UK microgeneration. Part I: policy and behavioural aspects
journal contributionposted on 01.08.2014, 11:04 by Noam Bergman, Adam Hawkes, Daniel J.L. Brett, Philip Baker, John Barton, Richard Blanchard, Nigel P. Brandon, David Infield, Christian N. Jardine, Nick Kelly, Matthew Leach, Mardit Matian, Andrew D. Peacock, Iain Staffell, Sohasini Sudtharalingam, Bridget Woodman
A critical review of the literature relating to government policy and behavioural aspects relevant to the uptake and application of microgeneration in the UK is presented. Given the current policy context aspiring to zero-carbon new homes by 2016 and a variety of minimum standards and financial policy instruments supporting microgeneration in existing dwellings, it appears that this class of technologies could make a significant contribution to UK energy supply and low-carbon buildings in the future. Indeed, achievement of a reduction in greenhouse gas emissions by 80% (the UK government's 2050 target) for the residential sector may entail substantial deployment of microgeneration. Realisation of the large potential market for microgeneration relies on a variety of interrelated factors such as microeconomics, behavioural aspects, the structure of supporting policy instruments and well-informed technology development. This paper explores these issues in terms of current and proposed policy instruments in the UK. Behavioural aspects associated with both initial uptake of the technology and after purchase are also considered.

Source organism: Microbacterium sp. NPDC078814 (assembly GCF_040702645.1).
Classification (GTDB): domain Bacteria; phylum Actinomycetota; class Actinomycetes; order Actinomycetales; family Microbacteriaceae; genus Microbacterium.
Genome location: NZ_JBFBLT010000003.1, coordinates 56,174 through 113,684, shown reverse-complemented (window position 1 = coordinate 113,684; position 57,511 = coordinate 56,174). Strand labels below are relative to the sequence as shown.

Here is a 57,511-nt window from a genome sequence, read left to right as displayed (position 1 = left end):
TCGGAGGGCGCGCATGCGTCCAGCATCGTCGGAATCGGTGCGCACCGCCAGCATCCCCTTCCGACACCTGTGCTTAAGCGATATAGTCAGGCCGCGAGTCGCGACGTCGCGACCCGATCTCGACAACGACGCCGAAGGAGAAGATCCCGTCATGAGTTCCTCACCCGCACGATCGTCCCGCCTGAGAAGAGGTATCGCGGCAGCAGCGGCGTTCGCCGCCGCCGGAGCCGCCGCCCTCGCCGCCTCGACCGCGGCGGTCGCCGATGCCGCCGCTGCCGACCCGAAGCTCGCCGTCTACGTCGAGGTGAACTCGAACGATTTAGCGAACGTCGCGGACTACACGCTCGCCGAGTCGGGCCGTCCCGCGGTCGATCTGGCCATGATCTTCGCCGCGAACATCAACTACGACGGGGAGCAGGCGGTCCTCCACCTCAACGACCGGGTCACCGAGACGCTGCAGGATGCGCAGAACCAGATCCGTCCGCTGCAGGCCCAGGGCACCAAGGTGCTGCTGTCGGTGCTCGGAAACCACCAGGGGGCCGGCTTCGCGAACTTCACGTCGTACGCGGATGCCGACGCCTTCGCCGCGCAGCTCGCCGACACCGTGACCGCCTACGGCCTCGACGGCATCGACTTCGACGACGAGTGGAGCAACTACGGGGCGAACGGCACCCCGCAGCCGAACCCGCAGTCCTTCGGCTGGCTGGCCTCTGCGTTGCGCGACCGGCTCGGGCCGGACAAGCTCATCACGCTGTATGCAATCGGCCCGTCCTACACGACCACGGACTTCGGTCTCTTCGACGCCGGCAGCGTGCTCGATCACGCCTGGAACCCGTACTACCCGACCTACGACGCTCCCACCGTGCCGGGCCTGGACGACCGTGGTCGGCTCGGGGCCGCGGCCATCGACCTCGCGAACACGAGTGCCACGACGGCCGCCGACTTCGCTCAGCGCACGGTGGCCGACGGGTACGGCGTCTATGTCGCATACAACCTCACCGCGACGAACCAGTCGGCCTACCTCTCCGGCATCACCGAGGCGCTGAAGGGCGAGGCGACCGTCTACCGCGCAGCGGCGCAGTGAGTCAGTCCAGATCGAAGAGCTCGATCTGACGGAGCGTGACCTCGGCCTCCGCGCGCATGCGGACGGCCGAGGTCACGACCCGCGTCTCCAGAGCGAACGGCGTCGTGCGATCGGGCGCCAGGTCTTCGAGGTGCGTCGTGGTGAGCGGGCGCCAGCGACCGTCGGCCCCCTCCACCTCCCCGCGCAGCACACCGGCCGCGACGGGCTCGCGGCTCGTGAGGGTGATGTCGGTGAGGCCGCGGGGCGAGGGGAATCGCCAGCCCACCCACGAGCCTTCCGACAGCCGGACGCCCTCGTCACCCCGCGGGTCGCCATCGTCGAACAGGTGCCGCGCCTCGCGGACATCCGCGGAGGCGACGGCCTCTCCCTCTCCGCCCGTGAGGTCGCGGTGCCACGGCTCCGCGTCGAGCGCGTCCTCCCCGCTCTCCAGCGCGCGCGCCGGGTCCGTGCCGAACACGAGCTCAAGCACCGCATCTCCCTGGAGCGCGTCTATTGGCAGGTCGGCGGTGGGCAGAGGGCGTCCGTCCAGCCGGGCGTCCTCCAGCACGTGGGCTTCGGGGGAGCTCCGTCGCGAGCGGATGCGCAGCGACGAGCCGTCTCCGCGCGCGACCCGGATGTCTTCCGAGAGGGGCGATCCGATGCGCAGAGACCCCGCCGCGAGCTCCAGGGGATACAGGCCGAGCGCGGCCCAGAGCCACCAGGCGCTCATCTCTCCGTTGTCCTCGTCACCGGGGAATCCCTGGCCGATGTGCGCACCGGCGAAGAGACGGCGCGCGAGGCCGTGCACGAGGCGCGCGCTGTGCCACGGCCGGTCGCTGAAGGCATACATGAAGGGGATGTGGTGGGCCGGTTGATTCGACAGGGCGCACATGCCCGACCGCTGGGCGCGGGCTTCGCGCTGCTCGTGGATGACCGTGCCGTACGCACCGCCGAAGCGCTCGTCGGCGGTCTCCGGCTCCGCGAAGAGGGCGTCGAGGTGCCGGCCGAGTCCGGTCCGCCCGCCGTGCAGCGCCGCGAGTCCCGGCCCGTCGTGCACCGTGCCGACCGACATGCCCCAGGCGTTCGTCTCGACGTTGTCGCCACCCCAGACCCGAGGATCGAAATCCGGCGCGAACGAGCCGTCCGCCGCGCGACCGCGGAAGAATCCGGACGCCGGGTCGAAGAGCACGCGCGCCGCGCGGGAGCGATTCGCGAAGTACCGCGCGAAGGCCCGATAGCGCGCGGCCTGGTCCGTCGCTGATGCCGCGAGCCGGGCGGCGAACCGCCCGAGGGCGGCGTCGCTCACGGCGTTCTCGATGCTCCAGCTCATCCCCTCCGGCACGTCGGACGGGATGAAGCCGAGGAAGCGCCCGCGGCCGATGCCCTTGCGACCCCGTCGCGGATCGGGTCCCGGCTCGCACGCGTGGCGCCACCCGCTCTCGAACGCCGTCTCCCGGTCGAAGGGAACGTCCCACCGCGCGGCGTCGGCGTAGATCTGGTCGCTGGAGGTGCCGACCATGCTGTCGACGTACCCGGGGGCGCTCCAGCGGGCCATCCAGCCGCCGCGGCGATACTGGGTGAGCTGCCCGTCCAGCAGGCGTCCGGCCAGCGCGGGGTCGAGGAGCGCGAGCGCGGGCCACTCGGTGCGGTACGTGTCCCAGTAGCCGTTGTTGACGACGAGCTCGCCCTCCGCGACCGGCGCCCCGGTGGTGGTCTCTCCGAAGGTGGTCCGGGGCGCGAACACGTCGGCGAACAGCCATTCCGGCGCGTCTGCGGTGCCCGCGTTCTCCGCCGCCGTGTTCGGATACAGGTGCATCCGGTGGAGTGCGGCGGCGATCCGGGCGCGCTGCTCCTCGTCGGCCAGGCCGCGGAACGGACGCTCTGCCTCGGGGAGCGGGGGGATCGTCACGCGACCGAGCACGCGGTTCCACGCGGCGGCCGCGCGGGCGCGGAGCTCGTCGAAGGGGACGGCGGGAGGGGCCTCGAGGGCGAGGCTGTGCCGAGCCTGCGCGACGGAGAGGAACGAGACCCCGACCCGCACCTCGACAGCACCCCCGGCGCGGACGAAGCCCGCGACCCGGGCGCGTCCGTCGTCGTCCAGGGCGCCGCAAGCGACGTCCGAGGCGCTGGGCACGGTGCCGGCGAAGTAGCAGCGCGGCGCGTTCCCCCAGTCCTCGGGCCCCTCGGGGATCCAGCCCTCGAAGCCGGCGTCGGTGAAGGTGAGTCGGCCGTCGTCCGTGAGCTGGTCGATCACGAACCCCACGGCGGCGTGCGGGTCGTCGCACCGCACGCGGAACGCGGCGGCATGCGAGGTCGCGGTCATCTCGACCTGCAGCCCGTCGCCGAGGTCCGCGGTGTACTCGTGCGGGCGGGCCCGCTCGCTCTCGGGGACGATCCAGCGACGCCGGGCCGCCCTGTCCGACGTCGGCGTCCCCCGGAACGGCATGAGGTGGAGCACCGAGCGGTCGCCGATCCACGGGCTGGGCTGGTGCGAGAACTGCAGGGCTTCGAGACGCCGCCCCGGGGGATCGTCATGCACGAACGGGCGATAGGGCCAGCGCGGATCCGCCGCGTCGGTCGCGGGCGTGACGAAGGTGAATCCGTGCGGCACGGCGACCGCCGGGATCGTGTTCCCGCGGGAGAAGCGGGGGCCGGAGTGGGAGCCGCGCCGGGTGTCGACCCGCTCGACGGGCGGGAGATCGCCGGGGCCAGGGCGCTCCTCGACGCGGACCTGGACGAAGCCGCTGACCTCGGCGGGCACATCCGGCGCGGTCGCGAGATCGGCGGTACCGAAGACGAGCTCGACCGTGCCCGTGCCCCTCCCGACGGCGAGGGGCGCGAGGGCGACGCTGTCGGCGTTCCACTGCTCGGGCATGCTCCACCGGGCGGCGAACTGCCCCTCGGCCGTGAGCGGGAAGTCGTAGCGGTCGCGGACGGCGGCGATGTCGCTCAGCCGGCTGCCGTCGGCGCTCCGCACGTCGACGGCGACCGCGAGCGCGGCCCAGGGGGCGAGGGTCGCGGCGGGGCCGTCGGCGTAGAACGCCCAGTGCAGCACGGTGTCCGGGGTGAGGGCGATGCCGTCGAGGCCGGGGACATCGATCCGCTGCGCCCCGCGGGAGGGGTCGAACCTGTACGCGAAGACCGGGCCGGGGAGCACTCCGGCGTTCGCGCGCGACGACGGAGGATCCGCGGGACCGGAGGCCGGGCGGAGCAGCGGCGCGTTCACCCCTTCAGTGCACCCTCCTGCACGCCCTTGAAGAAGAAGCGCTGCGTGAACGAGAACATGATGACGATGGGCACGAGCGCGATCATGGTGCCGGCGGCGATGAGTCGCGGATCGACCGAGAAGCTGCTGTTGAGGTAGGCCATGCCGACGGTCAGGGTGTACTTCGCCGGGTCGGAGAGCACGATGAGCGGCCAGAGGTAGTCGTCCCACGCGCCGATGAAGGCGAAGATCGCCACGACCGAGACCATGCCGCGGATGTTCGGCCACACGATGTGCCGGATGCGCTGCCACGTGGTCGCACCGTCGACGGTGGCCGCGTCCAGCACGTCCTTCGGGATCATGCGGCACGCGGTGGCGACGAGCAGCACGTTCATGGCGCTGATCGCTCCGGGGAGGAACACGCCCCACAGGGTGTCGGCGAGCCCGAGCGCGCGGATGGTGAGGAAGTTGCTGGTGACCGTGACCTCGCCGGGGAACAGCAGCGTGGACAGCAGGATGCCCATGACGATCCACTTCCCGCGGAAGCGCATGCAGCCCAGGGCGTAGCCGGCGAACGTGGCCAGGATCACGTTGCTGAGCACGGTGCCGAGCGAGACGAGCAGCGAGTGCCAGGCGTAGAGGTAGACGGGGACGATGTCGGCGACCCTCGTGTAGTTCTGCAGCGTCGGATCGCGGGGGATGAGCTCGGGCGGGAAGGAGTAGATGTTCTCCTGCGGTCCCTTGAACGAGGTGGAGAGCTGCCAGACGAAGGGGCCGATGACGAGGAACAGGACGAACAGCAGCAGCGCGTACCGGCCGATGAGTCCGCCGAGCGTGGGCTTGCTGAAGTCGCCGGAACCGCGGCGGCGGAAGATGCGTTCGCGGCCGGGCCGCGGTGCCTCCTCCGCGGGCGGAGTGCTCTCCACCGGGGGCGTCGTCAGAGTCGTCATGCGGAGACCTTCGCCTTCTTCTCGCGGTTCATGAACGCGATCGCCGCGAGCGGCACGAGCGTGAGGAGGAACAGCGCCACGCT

The authors would like to acknowledge the United Kingdom Energy Research Centre (UKERC) for funding the activities of the Microgeneration Group.
- Mechanical, Electrical and Manufacturing Engineering